The best way to get to grips with the fast-moving evolution of digital artworks is to dive in head first. A new exhibition in the basement space of London's W1 Curates invites visitors to do just that. Walls undulating with digital wave systems created by the artist Maxim Zhestkov meditate quite literally on the ever-changing, moving landscape of virtual creativity, blurring the lines between what we conceive to be natural and 'real' forms, and the digital.
Breaking beyond the confines of traditional pictorial art forms, contained within a frame, Zhestkov's installation work Waves crashes over the walls of the interior space and out onto the three floors of the facade of the FLANNELS building, where the W1 Curates space is currently housed. These LED screens, visible to passersby, also suggest a more democratically functioning art gallery system in the metaverse.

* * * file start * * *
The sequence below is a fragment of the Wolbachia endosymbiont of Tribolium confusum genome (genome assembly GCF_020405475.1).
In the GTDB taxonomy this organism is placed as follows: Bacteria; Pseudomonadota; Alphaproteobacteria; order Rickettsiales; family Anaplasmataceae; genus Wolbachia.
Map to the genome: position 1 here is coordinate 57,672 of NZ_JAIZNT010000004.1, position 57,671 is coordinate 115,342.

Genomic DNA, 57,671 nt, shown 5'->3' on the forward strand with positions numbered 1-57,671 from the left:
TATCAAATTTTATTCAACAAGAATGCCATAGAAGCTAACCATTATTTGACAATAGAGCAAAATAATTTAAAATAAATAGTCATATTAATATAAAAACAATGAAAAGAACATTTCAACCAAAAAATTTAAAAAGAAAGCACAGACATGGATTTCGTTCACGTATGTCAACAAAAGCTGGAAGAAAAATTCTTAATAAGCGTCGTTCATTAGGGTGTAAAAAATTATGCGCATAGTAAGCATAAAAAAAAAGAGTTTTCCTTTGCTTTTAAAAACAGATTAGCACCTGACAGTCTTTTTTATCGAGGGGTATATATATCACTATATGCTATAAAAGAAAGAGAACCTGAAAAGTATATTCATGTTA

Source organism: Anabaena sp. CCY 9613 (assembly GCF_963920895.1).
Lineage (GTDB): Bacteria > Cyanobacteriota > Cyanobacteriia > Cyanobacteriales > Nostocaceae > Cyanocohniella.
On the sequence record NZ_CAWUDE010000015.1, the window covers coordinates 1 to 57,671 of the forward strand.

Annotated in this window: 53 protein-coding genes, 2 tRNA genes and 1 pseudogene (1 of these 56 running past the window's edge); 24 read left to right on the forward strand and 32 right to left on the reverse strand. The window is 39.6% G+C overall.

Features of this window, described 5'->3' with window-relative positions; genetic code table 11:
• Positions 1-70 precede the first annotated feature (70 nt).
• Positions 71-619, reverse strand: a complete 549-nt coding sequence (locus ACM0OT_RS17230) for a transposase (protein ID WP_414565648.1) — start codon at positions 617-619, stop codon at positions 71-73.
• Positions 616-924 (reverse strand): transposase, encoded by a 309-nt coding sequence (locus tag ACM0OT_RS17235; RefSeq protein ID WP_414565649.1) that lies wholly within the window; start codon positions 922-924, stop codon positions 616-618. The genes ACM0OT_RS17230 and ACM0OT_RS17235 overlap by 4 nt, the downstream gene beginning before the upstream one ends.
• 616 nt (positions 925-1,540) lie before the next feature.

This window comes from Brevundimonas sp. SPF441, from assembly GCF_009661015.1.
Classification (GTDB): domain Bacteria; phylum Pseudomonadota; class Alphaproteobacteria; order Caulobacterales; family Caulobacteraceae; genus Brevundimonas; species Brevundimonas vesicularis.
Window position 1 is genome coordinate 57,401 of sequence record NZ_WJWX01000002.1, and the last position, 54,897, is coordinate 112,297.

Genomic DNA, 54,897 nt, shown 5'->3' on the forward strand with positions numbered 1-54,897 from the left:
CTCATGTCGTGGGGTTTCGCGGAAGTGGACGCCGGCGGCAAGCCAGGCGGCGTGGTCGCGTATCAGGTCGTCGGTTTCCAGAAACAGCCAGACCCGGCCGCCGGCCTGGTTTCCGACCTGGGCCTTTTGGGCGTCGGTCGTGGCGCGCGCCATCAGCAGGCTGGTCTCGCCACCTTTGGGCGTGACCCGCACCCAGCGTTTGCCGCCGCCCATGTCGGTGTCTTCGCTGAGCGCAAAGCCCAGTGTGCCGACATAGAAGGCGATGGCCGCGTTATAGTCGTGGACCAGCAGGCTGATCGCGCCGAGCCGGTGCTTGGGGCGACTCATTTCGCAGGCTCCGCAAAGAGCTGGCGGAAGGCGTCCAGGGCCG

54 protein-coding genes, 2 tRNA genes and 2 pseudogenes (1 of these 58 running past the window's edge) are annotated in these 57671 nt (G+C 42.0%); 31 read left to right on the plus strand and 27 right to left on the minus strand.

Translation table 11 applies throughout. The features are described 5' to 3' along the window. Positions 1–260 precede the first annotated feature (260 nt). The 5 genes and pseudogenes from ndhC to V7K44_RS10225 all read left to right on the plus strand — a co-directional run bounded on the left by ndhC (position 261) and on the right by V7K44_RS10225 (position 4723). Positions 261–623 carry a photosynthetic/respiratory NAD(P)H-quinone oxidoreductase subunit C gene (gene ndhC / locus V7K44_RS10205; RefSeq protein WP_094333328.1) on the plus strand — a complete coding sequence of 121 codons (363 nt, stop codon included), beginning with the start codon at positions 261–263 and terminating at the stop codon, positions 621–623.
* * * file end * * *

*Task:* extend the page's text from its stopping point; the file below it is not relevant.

Taking natural elements as his starting point, the artist then creates what he terms 'digital sculptures' to explore the changing behaviours of different forms. Waves, more specifically, ruminates on shifts in energy, thinking about the disruptive and merging forces of these universal symbols of nature as they oscillate. The installation at W1 Curates will be Zhestkov's first site-specific work of this scale, having previously exhibited at the Decentral Art Pavilion Venice, ArtBasel Miami and Contemporary Istanbul, amongst other international events, also collaborating with brands including adidas and Playstation.
'It is fascinating how structures could be assembled by themselves, following the basic underlying rules of our world. Any material, including living matter, forms using the same set of rules, and I think that this is something that we take for granted, but it is truly astonishing when you think about it.' - Maxim Zhestkov.
Waves opens to the public on 18 August 2022.